“They can’t just squeeze them in.”
Thanks to the government shutdown, Los Angeles immigration attorney Douglas Jalaie knew it was unlikely that his client, a refugee applicant from Afghanistan, would get his long-promised day in court Thursday.
Still, the two were prepared. The man showed up early at the downtown Los Angeles Immigration Court, and soon began trading text messages with Jalaie, who works in an office across the street.
“At first, I told him to wait just in case they opened the elevators at 8:30 a.m.,” Jalaie said.
But immigration courts across the country continued to be closed for all cases except for those involving immigrants in detention. The government shutdown, in addition to contributing to a growing sense of uncertainty and stress, is adding to a huge backlog in a court system where people already wait years to have their cases decided, immigration experts said this week.
If President Trump declares a state of emergency, as he has indicated he wants to do, it’s unclear what would happen next in immigration courts.
“There’s been a lot of debate on the scope and authority of the president in declaring a state of emergency. This would be unprecedented, so I don’t know,” said A. Ashley Tabaddor, president of the National Association of Immigration Judges.
“We are not aware of any agency-wide action plan to deal with the consequences of such a large shutdown and what it would take to be ready and get up to speed,” she said Thursday.
Meanwhile, thousands of cases are being canceled daily, said Tabaddor, an immigration judge in Los Angeles who spoke in her role with the judges’ union.
“Once the shutdown is over, it’s going to be even more difficult to try to figure out those cases because the judges already are often booked out morning and afternoon, often double-booked and triple-booked for years in advance.”
“The cases will likely have to go back to the end of the line,” she added. “So that’s another two or three years of wait, or the judges will have to bump other cases to accommodate these.
“Either way, it’s a lose-lose situation.”
As L.A. immigration attorney Ally Bolour explained it: “They can’t just squeeze them in.”
More than 800,000 immigration court cases across the nation are pending, with the biggest backlog – nearly 147,000 cases – in California. The local numbers include more than 76,000 cases pending in Los Angeles, which, after New York, is the second biggest backlog of any city in the country, according to the Transactional Records Access Clearinghouse at Syracuse University. San Francisco has the third largest caseload in the nation with more than 60,000 cases as of November; TRAC reported.
For immigrants going through the court process, the shutdown-driven delays present just one new layer of stress to an already life-altering situation.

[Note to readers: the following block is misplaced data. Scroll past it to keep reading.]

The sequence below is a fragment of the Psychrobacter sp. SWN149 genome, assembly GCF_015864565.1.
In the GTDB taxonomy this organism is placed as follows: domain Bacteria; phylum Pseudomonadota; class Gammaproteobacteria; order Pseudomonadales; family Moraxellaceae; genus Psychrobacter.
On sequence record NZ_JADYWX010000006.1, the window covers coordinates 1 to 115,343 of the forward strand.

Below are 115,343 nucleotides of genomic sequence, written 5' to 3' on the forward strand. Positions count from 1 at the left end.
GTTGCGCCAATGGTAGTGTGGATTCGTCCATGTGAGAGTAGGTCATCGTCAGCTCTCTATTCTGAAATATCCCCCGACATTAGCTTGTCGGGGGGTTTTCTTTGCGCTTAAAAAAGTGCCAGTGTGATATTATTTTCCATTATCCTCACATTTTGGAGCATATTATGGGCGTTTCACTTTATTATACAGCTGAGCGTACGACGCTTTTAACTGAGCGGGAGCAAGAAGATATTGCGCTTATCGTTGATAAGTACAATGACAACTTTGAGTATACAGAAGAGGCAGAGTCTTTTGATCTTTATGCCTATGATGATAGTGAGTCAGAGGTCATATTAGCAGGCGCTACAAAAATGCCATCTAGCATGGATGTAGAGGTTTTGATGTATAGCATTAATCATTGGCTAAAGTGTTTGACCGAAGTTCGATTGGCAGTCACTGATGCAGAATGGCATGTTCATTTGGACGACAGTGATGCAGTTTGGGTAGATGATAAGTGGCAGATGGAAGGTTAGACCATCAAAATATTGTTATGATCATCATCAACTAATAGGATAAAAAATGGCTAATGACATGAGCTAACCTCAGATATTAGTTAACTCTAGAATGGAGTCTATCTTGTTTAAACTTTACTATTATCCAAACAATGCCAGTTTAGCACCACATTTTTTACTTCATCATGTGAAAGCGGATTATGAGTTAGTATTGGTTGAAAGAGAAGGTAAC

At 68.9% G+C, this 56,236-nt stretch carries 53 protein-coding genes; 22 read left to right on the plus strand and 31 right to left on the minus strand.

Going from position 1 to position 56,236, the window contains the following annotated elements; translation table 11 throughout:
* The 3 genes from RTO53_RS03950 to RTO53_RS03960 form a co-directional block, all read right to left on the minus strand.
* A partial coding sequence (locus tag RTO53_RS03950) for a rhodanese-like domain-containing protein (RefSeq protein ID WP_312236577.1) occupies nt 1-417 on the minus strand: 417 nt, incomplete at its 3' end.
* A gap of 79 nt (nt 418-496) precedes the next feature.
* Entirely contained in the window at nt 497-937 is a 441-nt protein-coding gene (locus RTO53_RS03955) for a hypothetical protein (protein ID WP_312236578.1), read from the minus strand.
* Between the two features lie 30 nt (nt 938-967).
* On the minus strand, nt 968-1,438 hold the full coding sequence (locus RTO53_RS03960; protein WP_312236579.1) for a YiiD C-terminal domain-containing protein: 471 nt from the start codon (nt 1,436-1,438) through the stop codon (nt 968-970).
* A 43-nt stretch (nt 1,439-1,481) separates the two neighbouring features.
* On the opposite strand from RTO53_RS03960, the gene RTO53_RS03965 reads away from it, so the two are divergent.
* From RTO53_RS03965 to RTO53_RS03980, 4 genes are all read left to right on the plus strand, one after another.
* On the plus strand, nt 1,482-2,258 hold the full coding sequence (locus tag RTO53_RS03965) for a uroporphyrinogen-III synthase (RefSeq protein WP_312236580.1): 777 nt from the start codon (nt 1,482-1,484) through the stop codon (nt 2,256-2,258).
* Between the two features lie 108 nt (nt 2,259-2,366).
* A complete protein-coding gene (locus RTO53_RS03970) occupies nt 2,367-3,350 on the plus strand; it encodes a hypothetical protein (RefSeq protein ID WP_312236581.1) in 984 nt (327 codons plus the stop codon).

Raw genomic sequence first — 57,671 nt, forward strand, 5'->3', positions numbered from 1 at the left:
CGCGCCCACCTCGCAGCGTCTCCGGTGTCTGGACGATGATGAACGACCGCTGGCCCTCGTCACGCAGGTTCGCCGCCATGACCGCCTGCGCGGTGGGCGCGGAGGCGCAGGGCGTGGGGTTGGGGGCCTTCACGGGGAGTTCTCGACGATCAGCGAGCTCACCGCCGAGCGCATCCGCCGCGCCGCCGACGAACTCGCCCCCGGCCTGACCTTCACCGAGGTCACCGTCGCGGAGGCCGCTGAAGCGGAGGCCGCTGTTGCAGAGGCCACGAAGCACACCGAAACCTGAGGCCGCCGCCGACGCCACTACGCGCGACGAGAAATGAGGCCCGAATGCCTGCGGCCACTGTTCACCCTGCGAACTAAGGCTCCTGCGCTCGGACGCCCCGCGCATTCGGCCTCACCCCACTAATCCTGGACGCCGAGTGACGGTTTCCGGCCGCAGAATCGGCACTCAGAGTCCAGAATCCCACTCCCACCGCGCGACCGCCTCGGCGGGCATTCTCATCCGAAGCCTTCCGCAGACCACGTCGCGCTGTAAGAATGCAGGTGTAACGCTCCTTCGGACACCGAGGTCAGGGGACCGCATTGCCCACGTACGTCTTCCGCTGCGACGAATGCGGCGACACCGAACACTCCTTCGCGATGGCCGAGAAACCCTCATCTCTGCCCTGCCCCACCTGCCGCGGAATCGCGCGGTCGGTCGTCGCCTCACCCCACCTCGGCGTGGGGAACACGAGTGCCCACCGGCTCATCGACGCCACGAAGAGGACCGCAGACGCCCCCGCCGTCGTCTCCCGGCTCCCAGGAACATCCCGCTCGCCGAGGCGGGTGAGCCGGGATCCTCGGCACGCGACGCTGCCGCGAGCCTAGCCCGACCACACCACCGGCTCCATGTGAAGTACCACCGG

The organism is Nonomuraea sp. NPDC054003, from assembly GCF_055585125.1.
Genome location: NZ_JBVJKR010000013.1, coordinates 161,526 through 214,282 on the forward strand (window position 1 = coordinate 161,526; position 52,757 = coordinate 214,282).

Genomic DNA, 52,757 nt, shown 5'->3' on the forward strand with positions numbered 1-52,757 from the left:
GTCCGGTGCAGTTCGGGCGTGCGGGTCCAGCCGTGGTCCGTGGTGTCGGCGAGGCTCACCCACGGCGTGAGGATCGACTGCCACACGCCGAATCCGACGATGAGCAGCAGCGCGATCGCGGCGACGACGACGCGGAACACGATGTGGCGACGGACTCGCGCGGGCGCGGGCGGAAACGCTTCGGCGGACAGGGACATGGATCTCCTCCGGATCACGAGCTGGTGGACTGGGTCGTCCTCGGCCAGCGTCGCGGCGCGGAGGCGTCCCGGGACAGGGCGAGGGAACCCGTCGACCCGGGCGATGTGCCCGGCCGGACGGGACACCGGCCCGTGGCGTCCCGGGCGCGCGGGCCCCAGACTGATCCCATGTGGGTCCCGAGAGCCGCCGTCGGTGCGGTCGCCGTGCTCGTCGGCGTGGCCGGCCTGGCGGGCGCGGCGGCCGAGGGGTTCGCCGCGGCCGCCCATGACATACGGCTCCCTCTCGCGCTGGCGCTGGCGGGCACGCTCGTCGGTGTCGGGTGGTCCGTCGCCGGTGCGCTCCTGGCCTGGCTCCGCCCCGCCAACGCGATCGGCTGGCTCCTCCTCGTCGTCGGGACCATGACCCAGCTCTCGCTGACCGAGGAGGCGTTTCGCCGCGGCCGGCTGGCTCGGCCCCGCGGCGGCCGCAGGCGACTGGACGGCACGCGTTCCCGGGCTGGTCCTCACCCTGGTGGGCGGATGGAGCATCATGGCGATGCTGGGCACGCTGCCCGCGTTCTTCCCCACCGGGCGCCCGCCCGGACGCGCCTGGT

“Being in removal proceedings is never a good thing,” said Bolour, who serves on the board of the American Immigration Lawyers Association.
“You’re talking about families, about people who live day to day because they don’t have extra resources. They have kids to feed and take to school… Not knowing what’s going to happen, that’s beyond traumatic.”
Immigration attorneys end up acting as counselors and mental health therapists, he said.
“Every day, half of my time is talking to people and trying to calm them down.”
Sometimes, having a court case delayed can help someone’s case. But, generally, immigration attorneys say their clients don’t see much benefit from the extra time – particularly under an administration that routinely changes immigration policies, said Orange County immigration attorney Annaluisa Padilla, the immediate past president of the American Immigration Lawyers Association.
“We want cases to be heard now. If we wait longer, then we have to wonder what is the administration going to do to change policy and make it more difficult,” said Padilla, who is based in La Habra.
Last year, for example, then-Attorney General Jeff Sessions said domestic violence or threats of gang violence would no longer be valid reasons to qualify for asylum, changing long-standing asylum law. Sessions also ruled that immigration judges no longer could use their own discretion to end or dismiss cases. And – in a move the judges’ union criticized – Sessions imposed a quota of 700 cases per judge per year.
Though the number of immigration court judges has increased significantly in the last two years, from about 300 to 400, the number of cases continues to go up. During the 2013 shutdown, for example, the backlog was nearly 346,000 cases. By December 2017, the number had grown to almost 668,800. And the cases continue to add up, leading to long delays.
For people in the system the limbo can feel endless.
Jalaie said his client, for example, first applied for refugee status more than four years ago. The Afghanistan man is telling the court that he is fleeing the Taliban, who killed his father, a journalist.
Thursday, Jan. 10, could have marked his final hearing. But his case was delayed, his lawyer said. It now could be years before he learns his fate.